UK national security order impacts IP licensing agreement

Out-Law News | 08 Aug 2022 | 3:27 pm | 2 min. read

The UK government has used its powers under the National Security and Investment (NS&I) Act to prevent intellectual property (IP) developed in the UK being transferred to a Chinese technology company.

Beijing Infinite Vision Technology Company Ltd had agreed an IP licensing agreement with the University of Manchester which would have permitted it to use the university’s vision sensing technology to develop, test and verify, manufacture, use, and sell licenced products. However, the government ‘called-in’ the deal for review under the NS&I Act and issued an order preventing the IP transfer from going ahead.

It is the first time the government has used its powers under the NS&I Act to block a transaction since the NS&I Act came into force earlier this year.

The NS&I Act came into force on 4 January 2022, establishing a new standalone regime for screening M&A deals and other transactions with connection to the UK on national security grounds. It is administered by the Department for Business, Energy and Industrial Strategy (BEIS).

The regime covers the entire UK economy, although ‘mandatory’ filing requirements, and associated civil and criminal sanctions for non-compliance, apply only to corporate transactions in 17 designated industry sectors. Transactions in other sectors, as well as a wider category of transactions such as property deals and intellectual property licence agreements, are subject to a ‘voluntary/call-in’ notification regime.

In a notice publishing its order in the vision sensing technology case, BEIS said preventing the IP transfer was “necessary and proportionate to mitigate the risk to national security”. It said it considers the technology in question to be ‘dual-use’ technology capable of being used for military purposes and that it “could be used to build defence or technological capabilities which may present national security risk to the United Kingdom”. It said those risks would arise if the IP transfer envisaged under the licensing agreement went ahead.

A University of Manchester spokesperson said: “We have thorough internal processes in place to look at proposed international agreements. These were followed in this case and, in line with the legislation, we voluntarily referred this agreement to the UK government. We will, of course, abide by the decision that has been made.”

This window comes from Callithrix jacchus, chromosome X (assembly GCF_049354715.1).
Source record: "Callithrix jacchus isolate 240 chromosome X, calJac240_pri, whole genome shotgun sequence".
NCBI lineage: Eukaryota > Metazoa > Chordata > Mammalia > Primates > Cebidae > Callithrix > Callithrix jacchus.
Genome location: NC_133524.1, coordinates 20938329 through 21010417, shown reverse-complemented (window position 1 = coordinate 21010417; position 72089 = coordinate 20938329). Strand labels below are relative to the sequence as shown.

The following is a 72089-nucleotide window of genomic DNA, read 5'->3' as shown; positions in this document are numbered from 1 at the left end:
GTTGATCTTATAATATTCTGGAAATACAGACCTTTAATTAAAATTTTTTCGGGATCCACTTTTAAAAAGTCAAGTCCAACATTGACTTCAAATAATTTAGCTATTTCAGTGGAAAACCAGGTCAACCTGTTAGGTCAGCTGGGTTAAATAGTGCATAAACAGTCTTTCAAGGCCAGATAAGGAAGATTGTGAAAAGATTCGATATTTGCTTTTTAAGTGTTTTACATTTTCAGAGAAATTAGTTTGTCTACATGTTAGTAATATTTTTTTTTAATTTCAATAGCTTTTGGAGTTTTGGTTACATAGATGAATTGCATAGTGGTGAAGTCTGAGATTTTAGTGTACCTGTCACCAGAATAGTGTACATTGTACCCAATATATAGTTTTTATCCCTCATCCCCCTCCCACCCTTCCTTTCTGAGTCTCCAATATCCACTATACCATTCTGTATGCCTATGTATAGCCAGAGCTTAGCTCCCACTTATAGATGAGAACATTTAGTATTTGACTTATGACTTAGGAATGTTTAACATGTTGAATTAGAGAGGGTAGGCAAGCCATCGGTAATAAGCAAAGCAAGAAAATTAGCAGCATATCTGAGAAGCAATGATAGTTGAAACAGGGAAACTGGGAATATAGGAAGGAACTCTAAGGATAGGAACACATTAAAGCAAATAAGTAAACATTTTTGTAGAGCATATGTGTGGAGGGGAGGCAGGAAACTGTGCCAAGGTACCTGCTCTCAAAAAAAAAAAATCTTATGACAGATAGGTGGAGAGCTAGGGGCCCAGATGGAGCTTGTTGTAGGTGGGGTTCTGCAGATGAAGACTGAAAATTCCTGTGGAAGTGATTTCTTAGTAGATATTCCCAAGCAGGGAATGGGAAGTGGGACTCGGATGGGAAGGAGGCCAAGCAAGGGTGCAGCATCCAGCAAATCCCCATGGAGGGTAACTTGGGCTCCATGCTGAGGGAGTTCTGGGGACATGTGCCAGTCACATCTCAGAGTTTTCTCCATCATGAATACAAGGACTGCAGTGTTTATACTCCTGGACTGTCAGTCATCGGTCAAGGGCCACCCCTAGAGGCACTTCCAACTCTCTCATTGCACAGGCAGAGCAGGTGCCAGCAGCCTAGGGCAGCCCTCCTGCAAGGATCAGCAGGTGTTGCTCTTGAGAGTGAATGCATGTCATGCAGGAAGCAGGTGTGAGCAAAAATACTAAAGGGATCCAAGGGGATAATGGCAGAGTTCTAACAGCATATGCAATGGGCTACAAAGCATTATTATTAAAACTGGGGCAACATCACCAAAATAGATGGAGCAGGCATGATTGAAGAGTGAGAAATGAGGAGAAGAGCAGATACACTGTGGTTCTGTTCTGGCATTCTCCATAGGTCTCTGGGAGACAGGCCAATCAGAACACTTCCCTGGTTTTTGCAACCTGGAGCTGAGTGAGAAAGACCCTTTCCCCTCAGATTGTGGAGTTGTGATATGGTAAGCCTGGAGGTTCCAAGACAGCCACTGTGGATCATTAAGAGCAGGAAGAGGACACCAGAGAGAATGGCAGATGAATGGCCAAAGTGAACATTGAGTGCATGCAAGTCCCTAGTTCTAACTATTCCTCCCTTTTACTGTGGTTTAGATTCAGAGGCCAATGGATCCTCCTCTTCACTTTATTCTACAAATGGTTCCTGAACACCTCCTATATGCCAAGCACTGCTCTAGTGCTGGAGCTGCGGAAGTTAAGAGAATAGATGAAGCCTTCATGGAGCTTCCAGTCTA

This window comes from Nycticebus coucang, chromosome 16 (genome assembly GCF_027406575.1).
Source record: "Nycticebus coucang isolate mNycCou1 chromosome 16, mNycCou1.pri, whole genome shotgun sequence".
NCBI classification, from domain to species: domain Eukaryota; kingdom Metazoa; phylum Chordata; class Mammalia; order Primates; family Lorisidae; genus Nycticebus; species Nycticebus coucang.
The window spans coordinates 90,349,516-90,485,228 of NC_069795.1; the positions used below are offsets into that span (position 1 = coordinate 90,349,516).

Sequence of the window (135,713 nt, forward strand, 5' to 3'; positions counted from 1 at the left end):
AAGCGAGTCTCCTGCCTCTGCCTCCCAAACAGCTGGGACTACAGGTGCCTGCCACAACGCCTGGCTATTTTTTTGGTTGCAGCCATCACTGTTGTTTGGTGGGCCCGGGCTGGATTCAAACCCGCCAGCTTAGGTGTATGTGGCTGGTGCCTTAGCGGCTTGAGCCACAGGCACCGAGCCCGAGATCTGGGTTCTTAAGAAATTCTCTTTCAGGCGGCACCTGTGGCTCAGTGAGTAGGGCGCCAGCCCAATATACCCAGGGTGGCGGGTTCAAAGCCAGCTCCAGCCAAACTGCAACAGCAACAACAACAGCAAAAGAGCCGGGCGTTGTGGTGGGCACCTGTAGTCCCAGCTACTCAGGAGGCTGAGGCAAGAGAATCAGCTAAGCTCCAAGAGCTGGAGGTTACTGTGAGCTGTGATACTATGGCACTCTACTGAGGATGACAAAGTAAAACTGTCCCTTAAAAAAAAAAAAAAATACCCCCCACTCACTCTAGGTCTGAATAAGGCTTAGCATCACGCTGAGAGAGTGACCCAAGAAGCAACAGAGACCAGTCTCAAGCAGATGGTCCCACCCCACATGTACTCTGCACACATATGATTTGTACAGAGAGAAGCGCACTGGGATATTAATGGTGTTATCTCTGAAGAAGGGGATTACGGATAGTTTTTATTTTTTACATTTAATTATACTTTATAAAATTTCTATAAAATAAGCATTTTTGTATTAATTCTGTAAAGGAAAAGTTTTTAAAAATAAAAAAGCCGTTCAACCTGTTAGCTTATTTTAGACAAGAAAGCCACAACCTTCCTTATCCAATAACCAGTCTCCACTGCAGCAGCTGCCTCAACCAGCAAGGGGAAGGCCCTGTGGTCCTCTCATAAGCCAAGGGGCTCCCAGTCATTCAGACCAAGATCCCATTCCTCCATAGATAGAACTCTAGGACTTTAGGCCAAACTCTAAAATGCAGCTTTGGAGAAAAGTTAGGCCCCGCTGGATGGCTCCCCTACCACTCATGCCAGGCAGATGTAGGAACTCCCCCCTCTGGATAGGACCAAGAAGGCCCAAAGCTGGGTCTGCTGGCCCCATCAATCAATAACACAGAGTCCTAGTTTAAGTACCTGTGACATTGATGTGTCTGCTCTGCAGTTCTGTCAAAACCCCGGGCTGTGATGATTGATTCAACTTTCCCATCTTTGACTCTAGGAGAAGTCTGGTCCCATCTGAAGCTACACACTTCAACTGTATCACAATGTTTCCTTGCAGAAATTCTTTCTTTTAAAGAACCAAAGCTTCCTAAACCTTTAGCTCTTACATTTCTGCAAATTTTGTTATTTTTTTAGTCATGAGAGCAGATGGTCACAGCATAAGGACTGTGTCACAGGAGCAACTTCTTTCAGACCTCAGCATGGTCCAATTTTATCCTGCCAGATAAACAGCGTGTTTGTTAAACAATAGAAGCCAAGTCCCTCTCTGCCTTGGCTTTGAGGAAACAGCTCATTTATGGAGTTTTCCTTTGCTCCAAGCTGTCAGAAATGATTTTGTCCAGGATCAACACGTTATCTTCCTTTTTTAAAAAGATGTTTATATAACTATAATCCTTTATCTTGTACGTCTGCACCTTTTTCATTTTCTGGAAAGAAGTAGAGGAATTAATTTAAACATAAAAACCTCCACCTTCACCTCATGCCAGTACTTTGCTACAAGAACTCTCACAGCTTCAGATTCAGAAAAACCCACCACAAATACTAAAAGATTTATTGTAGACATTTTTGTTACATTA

‘Dual use technology’ is one of the 17 sectors of the economy that the UK government has indicated involve heightened national security risk. A transaction involving one or more of these 17 sectors is more likely to be called-in for closer review by BEIS even if it does not trigger ‘mandatory’ notification requirements.

Speaking in the aftermath of Pinsent Masons’ annual competition conference 2022 back in May, Giles Warrington of Pinsent Masons highlighted some early teething issues with how the NS&I Act had been operating in its formative months.

One issue flagged at the conference was the perception that the new regime may have been attracting more filings than BEIS had anticipated. Warrington said this can add complexity, delay and cost to transactions and increase BEIS’ workload. He said new guidance might help address the issue.

Last month, BEIS issued additional guidance. It gives guidance on common scenarios, flags common errors on notifications the department has seen since the Act came into effect, and seeks to help organisations better understand which transactions are subject to mandatory notification or potential ‘call-in’. Among its other aspects, the guidance aims to help higher education institutions to decide whether to notify. The new guidance builds on guidance previously issued by BEIS, which includes specific guidance about how the NS&I Act regime applies in the context of higher education and research-intensive sectors.